[mythtv-users] Stupid x-server bug...

Cory Papenfuss papenfuss at juneau.me.vt.edu
Thu Sep 16 14:48:32 EDT 2004

 	My initial response is to get offended at referring me to a "how to ask 
questions" response, but in general I agree with what you are saying.  It's 
99.9% of the time a carbon error.  My specific issue is most likely NOT a 
configuration problem, however.  I ran into it before on XFree86 with RH9.  I 
eliminated enough variables to narrow it down to Xv on a r128 driver using 
interlaced modelines.  I posted a message on the xfree86-dev list a few months 
back, received a reponse from someone who confirmed it and they 
supposedly fixed the problem.  Since I had already worked around it by using 
the GATOS driver, I considered the matter solved.

 	Since FC2 is now based on xorg, I suspect that the xfree86 fix was not 
applied.  A problem with *exactly* the same symptoms appeared with the xorg, 
but GATOS doesn't do xorg yet.  I was hoping someone might have a suggestion 
for a hack to fix it.

 	Oh, and it's not as common of a problem as you may think.  It appears 
that most people running mythtv go with either a PVR-350 or NVIDIA for tvout. 
A small subset of others might run ATI on a card with TVOUT.  An even smaller 
subset of people might run ATI vid card to a VGA->Component, or a scanline 
converter.  I suspect there aren't many trying to program the VGA output to 
spit out 480i NTSC frequencies... rather unusual set of circumstances.


> I would only like to point you to the link in my signature...
> specifically this section, which I will quote here:
> ----------------------------------
> Don't claim that you have found a bug
> When you are having problems with a piece of software, don't claim you
> have found a bug unless you are very, very sure of your ground. Hint:
> unless you can provide a source-code patch that fixes the problem, or
> a regression test against a previous version that demonstrates
> incorrect behavior, you are probably not sure enough.
> Remember, there are a lot of other users that are not experiencing
> your problem. Otherwise you would have learned about it while reading
> the documentation and searching the Web (you did do that before
> complaining, didn't you?). This means that very probably it is you who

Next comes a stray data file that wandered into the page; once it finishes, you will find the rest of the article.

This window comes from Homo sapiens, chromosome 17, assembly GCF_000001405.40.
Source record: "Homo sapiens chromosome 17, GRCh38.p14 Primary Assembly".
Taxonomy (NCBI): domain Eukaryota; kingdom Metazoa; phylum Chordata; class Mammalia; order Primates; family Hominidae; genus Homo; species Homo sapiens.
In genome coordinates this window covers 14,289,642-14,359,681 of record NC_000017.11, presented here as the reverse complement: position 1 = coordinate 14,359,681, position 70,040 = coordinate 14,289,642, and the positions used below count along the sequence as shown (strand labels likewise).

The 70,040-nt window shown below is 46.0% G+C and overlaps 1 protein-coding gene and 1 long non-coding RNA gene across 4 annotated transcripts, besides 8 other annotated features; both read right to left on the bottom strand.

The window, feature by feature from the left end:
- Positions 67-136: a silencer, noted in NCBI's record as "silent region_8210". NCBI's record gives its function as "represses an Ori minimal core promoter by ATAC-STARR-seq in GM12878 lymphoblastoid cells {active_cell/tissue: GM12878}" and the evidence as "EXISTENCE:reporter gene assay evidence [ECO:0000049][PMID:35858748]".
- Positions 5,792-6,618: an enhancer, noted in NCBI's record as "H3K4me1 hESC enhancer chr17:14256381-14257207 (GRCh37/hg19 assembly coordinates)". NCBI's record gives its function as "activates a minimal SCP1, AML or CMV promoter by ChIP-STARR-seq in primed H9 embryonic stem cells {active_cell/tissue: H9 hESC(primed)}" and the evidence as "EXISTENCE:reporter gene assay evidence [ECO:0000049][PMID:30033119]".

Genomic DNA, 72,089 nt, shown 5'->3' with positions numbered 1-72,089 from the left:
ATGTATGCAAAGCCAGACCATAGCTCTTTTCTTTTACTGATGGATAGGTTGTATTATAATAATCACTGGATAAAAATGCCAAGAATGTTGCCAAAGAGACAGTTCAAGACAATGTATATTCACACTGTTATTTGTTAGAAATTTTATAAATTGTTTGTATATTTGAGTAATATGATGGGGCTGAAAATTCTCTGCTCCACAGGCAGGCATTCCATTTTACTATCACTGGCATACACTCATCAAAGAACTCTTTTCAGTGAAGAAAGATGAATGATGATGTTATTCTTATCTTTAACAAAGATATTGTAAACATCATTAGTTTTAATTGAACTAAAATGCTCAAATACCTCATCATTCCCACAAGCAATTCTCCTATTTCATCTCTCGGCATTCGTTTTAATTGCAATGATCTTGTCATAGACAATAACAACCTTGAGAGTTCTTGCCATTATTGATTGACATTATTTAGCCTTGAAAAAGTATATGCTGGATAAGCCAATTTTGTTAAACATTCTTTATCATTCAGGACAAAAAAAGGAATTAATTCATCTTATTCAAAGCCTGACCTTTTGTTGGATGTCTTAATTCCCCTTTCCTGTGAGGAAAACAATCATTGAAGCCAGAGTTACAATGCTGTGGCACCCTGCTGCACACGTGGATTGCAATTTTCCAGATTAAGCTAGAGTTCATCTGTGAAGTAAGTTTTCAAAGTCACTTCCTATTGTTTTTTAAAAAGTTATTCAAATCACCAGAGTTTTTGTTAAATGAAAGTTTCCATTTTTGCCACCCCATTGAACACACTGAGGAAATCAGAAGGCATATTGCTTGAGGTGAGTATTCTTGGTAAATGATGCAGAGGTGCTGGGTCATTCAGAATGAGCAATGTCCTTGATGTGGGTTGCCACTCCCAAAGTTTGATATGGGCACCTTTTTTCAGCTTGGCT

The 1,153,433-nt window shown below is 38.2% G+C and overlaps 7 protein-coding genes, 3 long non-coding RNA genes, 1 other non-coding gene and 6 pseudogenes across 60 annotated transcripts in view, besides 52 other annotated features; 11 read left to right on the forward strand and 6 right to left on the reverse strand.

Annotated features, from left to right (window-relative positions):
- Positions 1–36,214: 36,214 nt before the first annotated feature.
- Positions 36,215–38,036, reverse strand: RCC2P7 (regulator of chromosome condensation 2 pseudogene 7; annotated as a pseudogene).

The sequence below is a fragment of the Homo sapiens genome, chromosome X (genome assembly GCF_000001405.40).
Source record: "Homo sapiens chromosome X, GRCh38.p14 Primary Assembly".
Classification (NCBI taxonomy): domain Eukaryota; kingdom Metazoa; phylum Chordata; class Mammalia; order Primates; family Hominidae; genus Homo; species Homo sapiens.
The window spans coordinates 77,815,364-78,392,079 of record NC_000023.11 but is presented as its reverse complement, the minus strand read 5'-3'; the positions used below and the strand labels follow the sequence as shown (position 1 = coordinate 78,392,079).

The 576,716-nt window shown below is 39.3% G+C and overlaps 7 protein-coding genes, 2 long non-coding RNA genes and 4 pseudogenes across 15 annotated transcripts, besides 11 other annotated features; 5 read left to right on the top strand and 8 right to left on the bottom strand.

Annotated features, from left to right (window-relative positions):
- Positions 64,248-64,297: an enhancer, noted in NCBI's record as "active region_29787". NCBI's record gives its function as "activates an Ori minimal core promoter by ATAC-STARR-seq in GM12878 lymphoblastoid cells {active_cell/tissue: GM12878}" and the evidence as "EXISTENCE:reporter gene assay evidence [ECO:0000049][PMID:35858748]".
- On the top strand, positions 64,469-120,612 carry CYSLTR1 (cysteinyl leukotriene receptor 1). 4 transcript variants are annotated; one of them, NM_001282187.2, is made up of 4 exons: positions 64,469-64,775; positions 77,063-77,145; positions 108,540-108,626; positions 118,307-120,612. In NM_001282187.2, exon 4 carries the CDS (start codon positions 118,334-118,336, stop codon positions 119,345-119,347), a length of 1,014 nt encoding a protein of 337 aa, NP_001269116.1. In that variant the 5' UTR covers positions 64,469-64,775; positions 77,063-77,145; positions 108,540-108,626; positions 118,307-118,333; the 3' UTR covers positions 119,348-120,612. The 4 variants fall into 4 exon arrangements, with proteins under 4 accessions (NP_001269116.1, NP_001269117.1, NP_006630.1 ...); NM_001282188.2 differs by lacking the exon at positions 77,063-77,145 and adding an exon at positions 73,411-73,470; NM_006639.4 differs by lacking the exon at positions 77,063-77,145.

> are doing something wrong, not the software.
> The people who wrote the software work very hard to make it work as
> well as possible. If you claim you have found a bug, you'll be
> implying that they did something wrong, and you will almost always
> offend them — even when you are correct. It's especially undiplomatic
> to yell "bug" in the Subject line.
> When asking your question, it is best to write as though you assume
> you are doing something wrong, even if you are privately pretty sure
> you have found an actual bug. If there really is a bug, you will hear
> about it in the answer. Play it so the maintainers will want to
> apologize to you if the bug is real, rather than so that you will owe
> them an apology if you have messed up.
> ----------------------------------
> And this section from the FAG of the same link:
> Q: My program doesn't work. I think system facility X is broken.
> A: While it is possible that you are the first person to notice an
> obvious deficiency in system calls and libraries heavily used by
> hundreds or thousands of people, it is rather more likely that you are
> utterly clueless. Extraordinary claims require extraordinary evidence;
> when you make a claim like this one, you must back it up with clear
> and exhaustive documentation of the failure case.
> --
> Got a question? http://catb.org/~esr/faqs/smart-questions.html

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